The Rapid Milk Chiller, which is capable of chilling up to 500 litres per collection, gives farmers the ability to chill and store milk even when grid power is out. The milk can be cooled to 4°C in a matter of seconds, arresting bacteria growth and improving milk quality.

At the heart of this innovation are National Instruments products. “We use an NI Single-Board RIO that orchestrates the whole thing,” Grama says. “It monitors all the key temperatures, it controls the system, and it keeps data logging the system which is highly important for food safety validation. We also developed a system to remotely monitor and control the chillers using simple text messaging protocol.”

Rahman Jamal, Technical and Marketing Director of National Instruments, explains: “We are committed to providing scientists and engineers with intuitive tools that enable them to change the world and develop new solutions to the challenges we face in numerous areas, from industry and manufacturing to energy and health. As someone involved in a great deal of humanitarian work, I find it very encouraging to see technology like this being created, which will undoubtedly change lives.”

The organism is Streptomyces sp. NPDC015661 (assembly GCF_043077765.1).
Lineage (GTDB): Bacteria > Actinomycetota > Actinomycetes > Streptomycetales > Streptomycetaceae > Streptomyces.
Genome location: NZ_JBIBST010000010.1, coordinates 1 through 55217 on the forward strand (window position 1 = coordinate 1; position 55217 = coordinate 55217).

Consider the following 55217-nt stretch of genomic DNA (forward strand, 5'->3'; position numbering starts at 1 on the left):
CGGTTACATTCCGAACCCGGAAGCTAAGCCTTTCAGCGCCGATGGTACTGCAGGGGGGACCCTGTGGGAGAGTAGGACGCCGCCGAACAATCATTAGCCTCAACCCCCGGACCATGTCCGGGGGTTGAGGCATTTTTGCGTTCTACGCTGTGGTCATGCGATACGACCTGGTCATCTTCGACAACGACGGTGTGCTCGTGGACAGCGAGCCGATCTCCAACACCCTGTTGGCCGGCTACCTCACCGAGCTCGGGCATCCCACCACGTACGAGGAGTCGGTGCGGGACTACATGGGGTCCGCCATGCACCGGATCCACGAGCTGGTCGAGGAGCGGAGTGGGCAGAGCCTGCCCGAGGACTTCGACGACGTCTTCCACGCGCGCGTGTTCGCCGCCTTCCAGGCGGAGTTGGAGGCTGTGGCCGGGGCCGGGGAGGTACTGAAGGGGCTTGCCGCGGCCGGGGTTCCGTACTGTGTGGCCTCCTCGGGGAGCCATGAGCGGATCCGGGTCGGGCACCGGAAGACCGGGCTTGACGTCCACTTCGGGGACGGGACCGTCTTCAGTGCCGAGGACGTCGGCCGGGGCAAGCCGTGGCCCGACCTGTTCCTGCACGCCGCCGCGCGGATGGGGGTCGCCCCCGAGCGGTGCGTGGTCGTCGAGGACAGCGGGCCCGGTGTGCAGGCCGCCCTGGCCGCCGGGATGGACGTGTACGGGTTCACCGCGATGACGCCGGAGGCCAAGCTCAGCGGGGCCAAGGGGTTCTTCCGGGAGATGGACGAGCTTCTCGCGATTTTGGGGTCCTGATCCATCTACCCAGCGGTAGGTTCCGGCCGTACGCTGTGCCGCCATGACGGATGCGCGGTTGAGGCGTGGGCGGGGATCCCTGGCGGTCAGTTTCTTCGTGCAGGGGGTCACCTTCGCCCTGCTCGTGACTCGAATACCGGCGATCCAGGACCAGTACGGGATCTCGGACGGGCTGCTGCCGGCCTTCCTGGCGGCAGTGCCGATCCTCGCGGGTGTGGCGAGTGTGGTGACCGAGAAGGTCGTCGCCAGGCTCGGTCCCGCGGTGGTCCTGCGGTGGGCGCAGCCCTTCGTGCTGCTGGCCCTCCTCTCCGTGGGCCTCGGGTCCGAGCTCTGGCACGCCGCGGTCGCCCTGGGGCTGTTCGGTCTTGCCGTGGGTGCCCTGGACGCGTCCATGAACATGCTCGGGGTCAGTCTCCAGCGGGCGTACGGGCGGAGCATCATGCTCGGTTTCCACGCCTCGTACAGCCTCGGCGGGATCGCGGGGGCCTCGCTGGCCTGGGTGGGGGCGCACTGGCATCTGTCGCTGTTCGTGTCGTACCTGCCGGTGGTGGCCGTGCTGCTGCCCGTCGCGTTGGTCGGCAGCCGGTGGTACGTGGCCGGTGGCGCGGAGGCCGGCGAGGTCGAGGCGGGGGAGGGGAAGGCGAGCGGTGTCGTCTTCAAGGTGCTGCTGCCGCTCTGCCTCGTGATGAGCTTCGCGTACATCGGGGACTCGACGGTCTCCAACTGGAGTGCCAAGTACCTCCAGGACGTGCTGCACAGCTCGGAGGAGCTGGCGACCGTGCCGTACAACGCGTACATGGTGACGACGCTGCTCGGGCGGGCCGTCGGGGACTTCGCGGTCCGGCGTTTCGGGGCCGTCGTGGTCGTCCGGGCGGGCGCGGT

According to Grama this is the type of project that engineers dream of. “We can eliminate the use of diesel generators in those communities and the social impact is great,” he says. “The farmers get more money for their milk, it creates jobs in villages and ultimately creates a better product for the Indian consumers.”

With the potential to install as many as 1,000 milk chillers in the next five years, each new RMC system has the potential to impact more than 30 farming families thereby having a direct impact on approximately 30,000 dairy farmers and one million milk drinkers in India.

 

Mark Venables is a freelance editor and technology writer

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Mark Venables

Mark Venables is a freelance editor and technology writer